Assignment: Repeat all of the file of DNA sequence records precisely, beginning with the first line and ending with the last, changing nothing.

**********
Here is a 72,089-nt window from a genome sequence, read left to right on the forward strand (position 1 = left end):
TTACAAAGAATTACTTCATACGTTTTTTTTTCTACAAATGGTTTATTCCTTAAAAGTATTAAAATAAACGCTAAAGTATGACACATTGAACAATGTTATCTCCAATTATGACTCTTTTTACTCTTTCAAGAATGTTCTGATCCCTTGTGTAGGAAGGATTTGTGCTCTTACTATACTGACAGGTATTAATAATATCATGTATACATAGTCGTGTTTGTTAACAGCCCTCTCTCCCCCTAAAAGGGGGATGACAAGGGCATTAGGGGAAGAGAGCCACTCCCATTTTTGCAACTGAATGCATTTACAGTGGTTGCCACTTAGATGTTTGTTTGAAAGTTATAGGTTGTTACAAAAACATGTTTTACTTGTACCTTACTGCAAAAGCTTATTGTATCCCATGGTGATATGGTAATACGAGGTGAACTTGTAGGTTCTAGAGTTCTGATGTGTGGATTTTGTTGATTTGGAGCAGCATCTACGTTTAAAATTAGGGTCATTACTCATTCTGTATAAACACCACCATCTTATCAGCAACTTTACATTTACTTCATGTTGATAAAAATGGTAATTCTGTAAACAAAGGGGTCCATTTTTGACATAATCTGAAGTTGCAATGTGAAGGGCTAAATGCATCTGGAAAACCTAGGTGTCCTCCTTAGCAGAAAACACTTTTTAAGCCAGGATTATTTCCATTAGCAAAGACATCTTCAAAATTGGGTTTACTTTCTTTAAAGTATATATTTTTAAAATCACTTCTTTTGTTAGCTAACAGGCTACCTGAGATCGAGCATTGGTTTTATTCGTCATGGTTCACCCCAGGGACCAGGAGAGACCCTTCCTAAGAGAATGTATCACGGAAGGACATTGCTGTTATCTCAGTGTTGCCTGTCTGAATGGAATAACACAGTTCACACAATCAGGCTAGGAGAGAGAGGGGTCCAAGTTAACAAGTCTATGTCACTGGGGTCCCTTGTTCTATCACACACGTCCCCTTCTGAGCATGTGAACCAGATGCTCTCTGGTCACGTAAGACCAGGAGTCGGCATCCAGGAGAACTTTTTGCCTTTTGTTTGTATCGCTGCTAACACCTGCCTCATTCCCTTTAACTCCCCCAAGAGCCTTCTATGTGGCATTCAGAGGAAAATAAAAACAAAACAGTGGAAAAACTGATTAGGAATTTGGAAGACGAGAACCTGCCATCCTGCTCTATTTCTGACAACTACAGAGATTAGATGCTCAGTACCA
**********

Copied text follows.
Here is a 72,089-nt window from a genome sequence, read left to right on the forward strand (position 1 = left end):
TTACAAAGAATTACTTCATACGTTTTTTTTTCTACAAATGGTTTATTCCTTAAAAGTATTAAAATAAACGCTAAAGTATGACACATTGAACAATGTTATCTCCAATTATGACTCTTTTTACTCTTTCAAGAATGTTCTGATCCCTTGTGTAGGAAGGATTTGTGCTCTTACTATACTGACAGGTATTAATAATATCATGTATACATAGTCGTGTTTGTTAACAGCCCTCTCTCCCCCTAAAAGGGGGATGACAAGGGCATTAGGGGAAGAGAGCCACTCCCATTTTTGCAACTGAATGCATTTACAGTGGTTGCCACTTAGATGTTTGTTTGAAAGTTATAGGTTGTTACAAAAACATGTTTTACTTGTACCTTACTGCAAAAGCTTATTGTATCCCATGGTGATATGGTAATACGAGGTGAACTTGTAGGTTCTAGAGTTCTGATGTGTGGATTTTGTTGATTTGGAGCAGCATCTACGTTTAAAATTAGGGTCATTACTCATTCTGTATAAACACCACCATCTTATCAGCAACTTTACATTTACTTCATGTTGATAAAAATGGTAATTCTGTAAACAAAGGGGTCCATTTTTGACATAATCTGAAGTTGCAATGTGAAGGGCTAAATGCATCTGGAAAACCTAGGTGTCCTCCTTAGCAGAAAACACTTTTTAAGCCAGGATTATTTCCATTAGCAAAGACATCTTCAAAATTGGGTTTACTTTCTTTAAAGTATATATTTTTAAAATCACTTCTTTTGTTAGCTAACAGGCTACCTGAGATCGAGCATTGGTTTTATTCGTCATGGTTCACCCCAGGGACCAGGAGAGACCCTTCCTAAGAGAATGTATCACGGAAGGACATTGCTGTTATCTCAGTGTTGCCTGTCTGAATGGAATAACACAGTTCACACAATCAGGCTAGGAGAGAGAGGGGTCCAAGTTAACAAGTCTATGTCACTGGGGTCCCTTGTTCTATCACACACGTCCCCTTCTGAGCATGTGAACCAGATGCTCTCTGGTCACGTAAGACCAGGAGTCGGCATCCAGGAGAACTTTTTGCCTTTTGTTTGTATCGCTGCTAACACCTGCCTCATTCCCTTTAACTCCCCCAAGAGCCTTCTATGTGGCATTCAGAGGAAAATAAAAACAAAACAGTGGAAAAACTGATTAGGAATTTGGAAGACGAGAACCTGCCATCCTGCTCTATTTCTGACAACTACAGAGATTAGATGCTCAGTACCA